Obesity etiology is complex with interplay between genetic and environmental factors. Early twin studies indicate that 40%–70% of obesity is hereditary (1). “Simple obesity” is mostly a polygenic disorder. However, several, albeit rare, monogenic forms are recognized. The commonly reported genetic dysregulations include mutations in the leptin and receptor (LEP/LEPR), proopiomelanocortin (POMC), proprotein convertase subtilisin/kexin type 1 (PCSK1) and melanocortin-4 receptor (MC4R) genes (2, 3).

Of those genes, the most common monogenic mutation with a prevalence of up to 6% have been reported to be alterations in the MC4R alleles (46). Melanocortin-4 receptor (MC4R) is an integral part of the leptin–melanocortin pathway, which is responsible for central energy homeostasis and body weight regulation (7). MC4R is a transmembrane G-protein-coupled receptor expressed in the hypothalamic neurons and follows an autosomal dominant mode of inheritance. Phenotypic characteristics in individuals with homozygous and also heterozygous MC4R mutation include excessive hunger and hyperphagia, which is the main driver of the significant and rapid weight gain (8, 9). As this is a genetic effect, it carries a substantial behavioral impact, especially in feeding and satiety (10, 11). In the UK, a recent study has estimated the frequency of heterozygous MC4R loss-of-function mutations at 0.30%, a considerably higher rate compared to previous approximations (12).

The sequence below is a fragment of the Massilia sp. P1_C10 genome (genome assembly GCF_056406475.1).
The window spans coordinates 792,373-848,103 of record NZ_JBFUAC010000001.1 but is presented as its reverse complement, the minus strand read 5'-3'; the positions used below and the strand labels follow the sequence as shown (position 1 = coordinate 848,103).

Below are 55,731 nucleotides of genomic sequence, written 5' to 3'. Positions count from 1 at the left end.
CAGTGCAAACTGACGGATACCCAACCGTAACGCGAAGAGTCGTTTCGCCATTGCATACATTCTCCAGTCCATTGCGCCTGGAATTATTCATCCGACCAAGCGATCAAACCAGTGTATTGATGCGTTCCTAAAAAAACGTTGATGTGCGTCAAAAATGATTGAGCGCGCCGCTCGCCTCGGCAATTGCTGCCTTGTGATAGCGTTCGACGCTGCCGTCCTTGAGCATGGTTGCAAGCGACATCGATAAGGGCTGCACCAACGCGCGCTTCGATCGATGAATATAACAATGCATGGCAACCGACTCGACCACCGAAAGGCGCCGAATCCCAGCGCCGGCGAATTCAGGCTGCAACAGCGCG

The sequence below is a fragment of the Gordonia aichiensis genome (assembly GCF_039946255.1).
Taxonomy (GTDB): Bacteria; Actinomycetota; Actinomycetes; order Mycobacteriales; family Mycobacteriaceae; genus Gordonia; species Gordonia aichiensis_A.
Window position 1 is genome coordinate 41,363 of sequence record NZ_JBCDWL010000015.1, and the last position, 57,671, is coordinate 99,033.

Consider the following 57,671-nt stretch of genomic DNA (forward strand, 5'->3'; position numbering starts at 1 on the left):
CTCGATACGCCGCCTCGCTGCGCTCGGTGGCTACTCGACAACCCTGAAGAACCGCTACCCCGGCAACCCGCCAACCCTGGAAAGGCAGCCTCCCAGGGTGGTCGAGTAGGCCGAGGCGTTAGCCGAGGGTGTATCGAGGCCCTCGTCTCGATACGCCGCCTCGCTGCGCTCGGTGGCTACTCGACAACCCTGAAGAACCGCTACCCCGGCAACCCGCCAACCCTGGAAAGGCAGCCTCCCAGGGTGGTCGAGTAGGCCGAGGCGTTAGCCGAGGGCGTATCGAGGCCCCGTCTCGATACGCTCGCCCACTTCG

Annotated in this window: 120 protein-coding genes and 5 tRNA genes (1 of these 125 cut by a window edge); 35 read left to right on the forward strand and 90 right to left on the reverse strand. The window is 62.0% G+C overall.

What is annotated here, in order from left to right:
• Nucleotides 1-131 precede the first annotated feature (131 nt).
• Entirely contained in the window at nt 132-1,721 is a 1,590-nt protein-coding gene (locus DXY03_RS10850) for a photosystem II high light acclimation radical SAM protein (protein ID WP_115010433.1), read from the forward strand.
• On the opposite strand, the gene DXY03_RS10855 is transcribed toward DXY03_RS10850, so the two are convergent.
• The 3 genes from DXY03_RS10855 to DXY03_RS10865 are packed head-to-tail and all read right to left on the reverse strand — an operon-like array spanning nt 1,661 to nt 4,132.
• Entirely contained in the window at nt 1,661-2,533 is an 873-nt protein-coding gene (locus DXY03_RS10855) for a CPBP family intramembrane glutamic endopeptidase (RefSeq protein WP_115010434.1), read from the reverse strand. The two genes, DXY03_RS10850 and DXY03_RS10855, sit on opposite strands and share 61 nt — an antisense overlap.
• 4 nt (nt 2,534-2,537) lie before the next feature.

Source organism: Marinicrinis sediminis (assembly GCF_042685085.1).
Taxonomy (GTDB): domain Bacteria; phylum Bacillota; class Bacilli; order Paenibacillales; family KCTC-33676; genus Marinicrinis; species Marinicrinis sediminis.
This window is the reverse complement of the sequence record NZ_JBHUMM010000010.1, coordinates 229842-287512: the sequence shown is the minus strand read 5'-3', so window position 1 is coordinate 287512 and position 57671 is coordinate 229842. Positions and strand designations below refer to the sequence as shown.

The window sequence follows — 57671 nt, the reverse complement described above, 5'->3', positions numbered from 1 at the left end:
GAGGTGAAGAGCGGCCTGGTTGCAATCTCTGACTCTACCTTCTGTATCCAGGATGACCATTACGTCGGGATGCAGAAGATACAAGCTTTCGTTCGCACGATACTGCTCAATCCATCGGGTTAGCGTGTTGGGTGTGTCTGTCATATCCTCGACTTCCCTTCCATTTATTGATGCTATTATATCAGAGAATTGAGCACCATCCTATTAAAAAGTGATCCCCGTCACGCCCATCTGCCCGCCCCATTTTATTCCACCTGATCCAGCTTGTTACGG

Treatment of obesity, in general, is a major challenge. Lifestyle interventions and pharmacotherapy may lead to some weight loss, but relapse is common (13, 14). Bariatric surgery (BS) is currently the most efficacious treatment for obesity with good short-term and long-term outcomes (15). However even when BS is part of the treatment algorithm for cases of “simple obesity”, there is risk of weight regain in the long term (16).